The seat of power for one of the most influential women in Medieval English history, Queen Cynethryth, has been discovered in a small Berkshire village.
A lost monastery in Cookham where Cynethryth ruled as abbess was located by a team from the University of Reading and local volunteers, and consists of the timber remains of buildings where the monks and nuns lived, as well as artifacts such as jewelry, crockery, and personal items.
Cynethryth was the wife of King Offa. The two ruled the old kingdom of Mercia in the four decades before the arrival of the Vikings in 793CE, and were determined to bring Christian values and better court decorum to their land.
“Cynethryth is a fascinating figure, a female leader who clearly had genuine status and influence in her lifetime,” said Dr. Gabor Thomas, the University of Reading archaeologist leading the excavation.
“The items that have been uncovered will allow us to piece together a detailed impression of how the monks and nuns who lived here ate, worked and dressed. This will shed new light on how Anglo-Saxon monasteries were organized and what life was like in them,” he said.
The power couple
While the details of almost anyone living in Britain during this period—even a king or queen, are scant, two discoveries bear testimony to the power wielded by Cynethryth during her life.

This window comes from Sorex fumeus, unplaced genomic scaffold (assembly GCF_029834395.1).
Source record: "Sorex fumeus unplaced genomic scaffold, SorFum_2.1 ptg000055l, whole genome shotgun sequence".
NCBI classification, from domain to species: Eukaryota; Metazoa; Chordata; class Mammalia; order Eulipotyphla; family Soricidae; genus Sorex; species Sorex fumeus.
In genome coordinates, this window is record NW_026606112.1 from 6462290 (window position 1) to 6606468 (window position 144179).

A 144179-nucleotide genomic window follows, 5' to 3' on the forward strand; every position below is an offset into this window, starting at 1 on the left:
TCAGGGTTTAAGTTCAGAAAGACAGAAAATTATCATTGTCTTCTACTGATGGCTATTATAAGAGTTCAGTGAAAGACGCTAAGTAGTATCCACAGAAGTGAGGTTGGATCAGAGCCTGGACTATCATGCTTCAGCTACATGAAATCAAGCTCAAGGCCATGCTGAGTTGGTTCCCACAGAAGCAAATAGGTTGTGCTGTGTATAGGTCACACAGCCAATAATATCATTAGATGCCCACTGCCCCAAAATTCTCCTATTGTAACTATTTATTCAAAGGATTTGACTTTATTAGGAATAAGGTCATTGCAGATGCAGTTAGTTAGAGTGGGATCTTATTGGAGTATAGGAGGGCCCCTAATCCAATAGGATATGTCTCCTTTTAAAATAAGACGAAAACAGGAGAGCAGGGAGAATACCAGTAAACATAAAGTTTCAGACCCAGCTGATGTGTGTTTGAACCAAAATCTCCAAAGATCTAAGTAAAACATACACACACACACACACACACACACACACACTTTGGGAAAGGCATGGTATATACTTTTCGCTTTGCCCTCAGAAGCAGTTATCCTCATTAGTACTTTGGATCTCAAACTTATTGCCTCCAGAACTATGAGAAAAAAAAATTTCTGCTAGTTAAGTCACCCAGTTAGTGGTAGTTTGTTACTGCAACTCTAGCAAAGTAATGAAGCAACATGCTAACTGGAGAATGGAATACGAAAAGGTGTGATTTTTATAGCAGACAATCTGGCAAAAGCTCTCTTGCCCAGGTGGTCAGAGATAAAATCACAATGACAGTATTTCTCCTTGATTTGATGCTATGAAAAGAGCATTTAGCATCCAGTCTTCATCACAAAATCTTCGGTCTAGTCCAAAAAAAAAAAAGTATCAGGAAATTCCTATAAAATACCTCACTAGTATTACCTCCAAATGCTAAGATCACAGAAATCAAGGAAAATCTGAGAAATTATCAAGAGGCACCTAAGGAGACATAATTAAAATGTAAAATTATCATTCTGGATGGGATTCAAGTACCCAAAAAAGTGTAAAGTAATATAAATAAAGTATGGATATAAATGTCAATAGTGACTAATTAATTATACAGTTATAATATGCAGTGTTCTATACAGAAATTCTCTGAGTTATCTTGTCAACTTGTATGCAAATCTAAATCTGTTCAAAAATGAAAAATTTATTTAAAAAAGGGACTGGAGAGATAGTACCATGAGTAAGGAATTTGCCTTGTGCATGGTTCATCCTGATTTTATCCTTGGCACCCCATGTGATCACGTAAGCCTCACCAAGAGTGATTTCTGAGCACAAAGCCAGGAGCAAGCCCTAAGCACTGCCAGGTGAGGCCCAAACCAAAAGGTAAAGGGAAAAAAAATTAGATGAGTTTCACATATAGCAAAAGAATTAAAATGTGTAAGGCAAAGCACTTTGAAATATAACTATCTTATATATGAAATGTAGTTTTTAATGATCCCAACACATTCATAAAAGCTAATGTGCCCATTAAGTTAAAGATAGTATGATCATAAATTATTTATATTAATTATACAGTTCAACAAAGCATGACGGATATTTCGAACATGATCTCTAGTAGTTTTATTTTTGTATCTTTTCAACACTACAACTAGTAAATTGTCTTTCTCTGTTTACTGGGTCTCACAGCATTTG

Coins minted during the reign of Offa and Cynethryth featured her visage, one of very few examples in all of Western Europe, much less England, and when King Offa exchanged letters with his opposite number in France (Charlemagne), to whom he considered himself equal, Charlemagne would address the letters to both Offa and Cynethryth by name.
Writing by Susan Abernethy at The Medievalists tells us that people in the know—in this case a poet/teacher/English scholar/ecclesiastical figure named Alcuin who was a contemporary of Offa and Cynethryth—considered her very important indeed.
“In a letter Alcuin wrote during Offa’s reign, he hints that Cynethryth was too busy with the king’s business to read correspondence,” writes Abernethy. In another letter he designates her as ‘mistress of the royal household’ and calls her pious. Alcuin emphasizes the legitimacy of her marriage with Offa and the legitimacy of her children and their suitability to inherit the throne of Mercia.”
The discovery of her monastery was made along the River Thames on the grounds of the modern Holy Trinity Church, a rumored location of the monastery where, following the passing of her husband, she ruled as “royal abbess” from the year 796 until her death.
The monastery’s position along the Thames is not only the modern border of Berkshire, but during the 790s was also the disputed border between Mercia and another Medieval kingdom called Wessex, highlighting the political and strategic importance of the site.
Livia Gershon, writing for Smithsonian, reports, “excavations showed that the building was constructed on a gravel island that raised it above areas that faced frequent flooding. The site was divided into zones, including a housing area and another with a cluster of hearths that were probably used for metalworking.”
As a religious and royal figure, the team from Reading expect that her remains are to be found at the site, an incredibly exciting potential discovery, as the physical remains of a person can be used to create 3D imaging of what the powerful queen might have looked like.